This Sunday morning, August 17 2014, sitting in his bathtub, he hummed to himself:
“You, Vladimir Putin, President of the Russian Federation, didn’t do too badly.”
Vlad2: “But you can look at it differently too.”
Putin looked around bewilderedly.
Vlad1: “Huh ? Who is speaking to me ?”
Vlad2: “Me, Vladimir Putin, President of the Russian Federation. You know, your conscience, who started you on this path after the fall of the USSR.”
Putin relaxed. His conscience ! It was so long ago that he had this talk with himself !
Vlad1: “Hi, Vlad2 ! What a surprise ! You are trying to second-guess me again ? Please tell me what I am doing wrong. Beware, I am grateful for your advice back then, but I am not used to criticism, and if you make me angry I may send you to Siberia.”
Vlad2: “Hi, Vlad1 ! This shows again that you don’t understand what a conscience is. We never tell what a person is doing wrong. We only ask questions. Tantalising questions. Questions that cause you never to sleep again at night. Besides, we never give in to threats.”
Vlad1: “Last time I heard from you was on Chechnya and Georgia. Boy, it took me a lot of vodka and women to finally get some sleep, but I succeeded, and I got those regions fixed.”
Vlad3: “I didn’t think those women were really that swell. You had too much vodka.”
Vlad1: “I am sorry ?”
Vlad2: “Huh, who is that ?”
Vlad3: “Well, I am just Vladimir Putin, President of the Russian Federation. You suggest that there are only Vlad1 and his conscience Vlad2, but you also know that I do not follow the rules. The world is not as simple as commonly thought, and certainly not the mind of the President of Russia. And I didn’t like your women.”
Vlad4: “I fully agree to that.”
Vald0: “And I protest that Vlad3 started counting at Vald1 and not at me, Vlad0. People always forget who provided the vodka.”
Vlad1: “Okay, okay, please relax, my dear Russian Presidents. I am overjoyed that this Ukraine crisis causes me to develop such a complex personality. My next thousand years seemed lonely but now I am looking forward to your company. But just now, I want to sit in this bathtub and decide whether I will invade the Ukraine or not. Well, I shouldn’t forget that I already did, by taking back the Crimea.”
Vlad2: “Well, I started out trying to be your conscience, and I feel that I should persist, whatever those Vlad3 and Vlad (n) say. Is there any way that you are going to bring some sense into the matter ? This Ukraine issue is pestering now for more than ten years. Shouldn’t these people be allowed to get a normal life ?”
Vlad3: “You cannot hold that what I say isn’t important. My opinion is that we all should give Vlad1 an ultimatum that he should decide what to do. He has been zig-zag-ing all year, being a host to the world in Sochi and now becoming some sort of pariah. I move that we stop zig-zag-ing. Either we take our big decision now, to invade or not to invade, or we can blame Vlad1 for the next thousand years that he is another bathtub failure of which history has given us plenty already.”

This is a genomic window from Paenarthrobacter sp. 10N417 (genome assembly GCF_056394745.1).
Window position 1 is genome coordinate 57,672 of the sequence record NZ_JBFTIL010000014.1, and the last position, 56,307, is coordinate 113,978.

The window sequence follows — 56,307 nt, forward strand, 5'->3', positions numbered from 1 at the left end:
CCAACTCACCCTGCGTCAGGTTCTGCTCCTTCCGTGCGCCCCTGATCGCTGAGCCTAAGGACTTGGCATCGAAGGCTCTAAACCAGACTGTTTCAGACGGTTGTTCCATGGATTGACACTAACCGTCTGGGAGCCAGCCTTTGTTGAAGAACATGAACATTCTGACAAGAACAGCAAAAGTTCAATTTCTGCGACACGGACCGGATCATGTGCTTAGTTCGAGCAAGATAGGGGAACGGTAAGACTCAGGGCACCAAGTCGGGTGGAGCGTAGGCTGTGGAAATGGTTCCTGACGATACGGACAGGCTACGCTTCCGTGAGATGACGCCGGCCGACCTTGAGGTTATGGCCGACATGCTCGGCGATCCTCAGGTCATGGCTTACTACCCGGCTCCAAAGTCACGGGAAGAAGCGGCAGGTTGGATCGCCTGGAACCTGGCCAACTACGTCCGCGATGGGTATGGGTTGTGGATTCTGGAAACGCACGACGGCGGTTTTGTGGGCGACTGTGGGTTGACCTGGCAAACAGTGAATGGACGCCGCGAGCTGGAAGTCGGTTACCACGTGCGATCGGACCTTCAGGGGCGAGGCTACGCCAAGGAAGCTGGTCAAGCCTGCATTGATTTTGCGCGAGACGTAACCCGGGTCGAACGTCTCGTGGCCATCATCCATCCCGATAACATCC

The President of Russia thought at this moment of his secret admiration of the uncompromising radical Jean-Paul Marat.
Vladimir Putin, President of the Russian Federation relented: “Okay. So what are my options ? Currently, I have made veiled threats, put troops at the border, censored the media, sent hundred thousands of people running, shot a plane, imposed sanctions, boycotted Holland and their shiny tomato’s, sent out my 278 white trucks. I cannot back down without looking silly and weak. The Ukrainean army is on the verge of destroying the Russian patriots, and if I allow this to happen then I will also betray my promises to them and to the Russian public. I will not only look silly and weak but will actually be so. Thus, there is only one option: to invade, and block the Ukrainean army. The only question is: how far will I go ? Just to the current front line ? This is a somewhat silly objective for such an invasion. If I invade, there should be a real purpose. Thus I should go all the way to the Dnieper and divide the country. The risk is that the other half then joins NATO. Kiev will be lost for the Russian Federation. Mother Russia weaps for losing Kiev.”
It was Putin himself who wept. His tear dropped in bathtub and joined the salty water of his earlier tears over the loss of the USSR.
Dmitry Medvedev: “There is also another option. You could call for a referendum or national elections in Russia. You against me. Ask all Russians whether they want you and war with the West or me and some form of Peace with Honour.”
Vlad1, Vlad3, Vlad4, Vlad (n): “What in Mother Russia’s name is Medvedev doing here ?”
Medvedev: “Wow, I thought everybody knew that I am only another figment of Putin. Well, big surprise for you then – except for Vlad2, I notice. But just to be sure: one way to get out of this mess is to call for a referendum or national elections in Russia.”
Vlad2, as always quick on the uptake in moral issues: “Let me see whether I get this correctly. We invade to the current frontline just to keep our promises to the Russian patriots. We also announce a referendum whether the Russian army should continue to the Dnieper to liberate the Eastern Ukraine from the Nazi regime in Kiev. We promise to step down as president if we lose. That wouldn’t be a loss of face with a needless massacre on the battlefield but a honorable part of democracy. You, Medvedev, will be the voice of reason, and argue for Peace with Honour. If you win the referendum, you could run for president, and continue to protect our interests. Do I understand you correctly ?”
Medvedev: “Democracy is an offer that you can’t refuse. I would insist on a free press though, to explain who shot down that plane, since I intend to win.”
Putin: “Hm, … I need to stay in this bathtub a bit longer to think this over. However, there is a knock on the door. Someone seems to want to come in with some message or so …”